... powerful ... a rigorous personal investigation ... The book is difficult, undaunted by its subject matter. Scenes of domestic violence are depicted with agonizing clarity; the narrator’s struggle to come to terms isn’t kept out of view, but documented on the page, inviting us into the pain of her process. Trethewey does not hold your hand. But she does guide you, confidently, into states of grace and revelation and beauty ... Trethewey revisits her Deep South childhood, offering profound meditations on her mixed-race identity, allowing bits of family lore and American history’s bloody landscape to skirt her narrative’s edges. Her love of language proves crucial: Metaphor and allegory, modes of understanding instilled by her father, become tools for finding meaning in her mother’s tragedy — a meta-argument for the value of telling one’s own story in memoir. At the heart of Memorial Drive, though, is her mother, ghostly and incomplete, but mercurial, vibrant, and curious in recollections — a complex hero, the core to every great story. In this one, it’s the root of its sadness, too: There was so much more to know.
The book is cleverly crafted, insightful and moving ... Trethewey observes astutely the ways in which racial prejudices are passed down and repeated ... There is a cool aloofness to the way Trethewey depicts Joel ... This family’s wound will not heal. But the author’s deference to the signs she perceives (or indeed creates) brings a sort of redemption. Story, symbolism, metaphor are, you could say, a sort of faith—a willed belief in something you have fabricated in order to find meaning.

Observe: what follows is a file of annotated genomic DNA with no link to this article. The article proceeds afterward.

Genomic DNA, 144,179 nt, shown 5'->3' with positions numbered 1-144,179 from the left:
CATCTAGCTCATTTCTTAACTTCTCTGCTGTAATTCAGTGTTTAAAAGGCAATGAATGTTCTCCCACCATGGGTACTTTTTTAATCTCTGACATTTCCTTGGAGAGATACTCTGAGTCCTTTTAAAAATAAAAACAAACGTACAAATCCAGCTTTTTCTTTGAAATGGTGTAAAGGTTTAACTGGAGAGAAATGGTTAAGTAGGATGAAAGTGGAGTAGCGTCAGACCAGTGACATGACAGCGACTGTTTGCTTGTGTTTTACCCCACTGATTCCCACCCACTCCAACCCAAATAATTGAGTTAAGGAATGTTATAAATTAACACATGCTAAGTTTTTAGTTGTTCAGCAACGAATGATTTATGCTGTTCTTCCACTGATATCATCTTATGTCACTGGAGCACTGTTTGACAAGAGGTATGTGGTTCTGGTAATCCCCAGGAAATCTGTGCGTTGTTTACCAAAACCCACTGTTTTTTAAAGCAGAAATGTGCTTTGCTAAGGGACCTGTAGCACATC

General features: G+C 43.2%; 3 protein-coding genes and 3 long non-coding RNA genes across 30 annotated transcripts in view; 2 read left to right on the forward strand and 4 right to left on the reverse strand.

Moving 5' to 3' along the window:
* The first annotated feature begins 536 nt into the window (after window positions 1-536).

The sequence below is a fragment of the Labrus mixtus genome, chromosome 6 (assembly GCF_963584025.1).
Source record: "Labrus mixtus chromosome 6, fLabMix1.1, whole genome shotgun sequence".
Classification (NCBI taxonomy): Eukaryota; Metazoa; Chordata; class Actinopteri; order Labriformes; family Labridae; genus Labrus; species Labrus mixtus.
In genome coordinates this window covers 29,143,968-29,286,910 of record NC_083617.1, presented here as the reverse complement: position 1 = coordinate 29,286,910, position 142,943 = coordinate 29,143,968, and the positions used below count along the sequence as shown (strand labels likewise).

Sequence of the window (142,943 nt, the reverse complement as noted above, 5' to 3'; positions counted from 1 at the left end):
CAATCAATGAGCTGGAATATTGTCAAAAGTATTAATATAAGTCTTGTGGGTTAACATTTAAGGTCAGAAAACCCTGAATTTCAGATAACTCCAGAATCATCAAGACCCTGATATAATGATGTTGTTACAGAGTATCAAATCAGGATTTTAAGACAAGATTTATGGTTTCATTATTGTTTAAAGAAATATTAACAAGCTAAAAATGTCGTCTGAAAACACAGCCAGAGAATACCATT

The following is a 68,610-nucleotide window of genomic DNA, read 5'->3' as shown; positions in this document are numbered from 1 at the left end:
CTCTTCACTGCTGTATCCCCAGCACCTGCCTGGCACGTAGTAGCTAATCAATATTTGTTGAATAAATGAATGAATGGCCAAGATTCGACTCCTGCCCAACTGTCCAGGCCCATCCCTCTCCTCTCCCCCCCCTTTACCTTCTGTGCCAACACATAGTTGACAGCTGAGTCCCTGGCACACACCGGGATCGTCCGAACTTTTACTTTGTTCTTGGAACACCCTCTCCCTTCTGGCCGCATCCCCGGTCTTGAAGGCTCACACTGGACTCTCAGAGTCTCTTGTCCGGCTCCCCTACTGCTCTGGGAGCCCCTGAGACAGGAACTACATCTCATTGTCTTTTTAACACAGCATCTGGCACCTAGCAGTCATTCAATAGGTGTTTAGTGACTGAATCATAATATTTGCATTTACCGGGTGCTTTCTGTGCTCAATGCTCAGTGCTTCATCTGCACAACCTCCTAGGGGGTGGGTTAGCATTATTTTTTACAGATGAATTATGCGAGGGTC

It is humbling to read Grimmette’s calm, clear voice, so accomplished that even the women in the shelter where she seeks refuge when fleeing from Joel ask her for career advice. How could anyone fail to save a person of such substance? ... But even as tragedy unfolds, Trethewey herself is being forged into an artist. Readers who are now choosing books to learn more about the Black experience in America may consider prioritizing Memorial Drive for its compact but beautifully observed musings on race, family, love and even national monuments. There are no easy lessons here, but the poet provides a great gift by helping us understand that a journey so deeply marked by tragedy is one that can continue.
Natasha Trethewey, two-term United States Poet Laureate, forges a serious, poignant work of remembrance ... While Trethewey does pursue forensic exploration (transcripts of recorded phone calls between Gwen and Joel, as well as a visit to a psychic), this memoir is more introspection than true-crime investigation. And it is gracefully and gorgeously rendered, as befits a poet of Trethewey's stature ... Trethewey declines to offer a neat conclusion, but she succeeds in making meaning from pain. Memorial Drive is loving and elegiac, disturbing and incisive.
As a Pulitzer Prize-winning poet and former U.S. poet laureate, Trethewey...has conducted profound excavations into African American history and her own life. In her memoir, a work of exquisitely distilled anguish and elegiac drama ... Through finely honed, evermore harrowing memories, dreams, visions, and musings, Trethewey maps the inexorable path to her mother’s murder ... [a] yrical, courageous, and resounding remembrance.
...[a] beautifully composed, achingly sad memoir ... This profound story of the horrors of domestic abuse and a daughter’s eternal love for her mother will linger long after the book’s last page is turned.
Former U.S. Poet Laureate Trethewey, winner of a Pulitzer Prize, Guggenheim Fellowship, and many other awards, begins her graceful, moving memoir with her mother’s murder in 1985 ... Delicate prose distinguishes a narrative of tragedy and grief.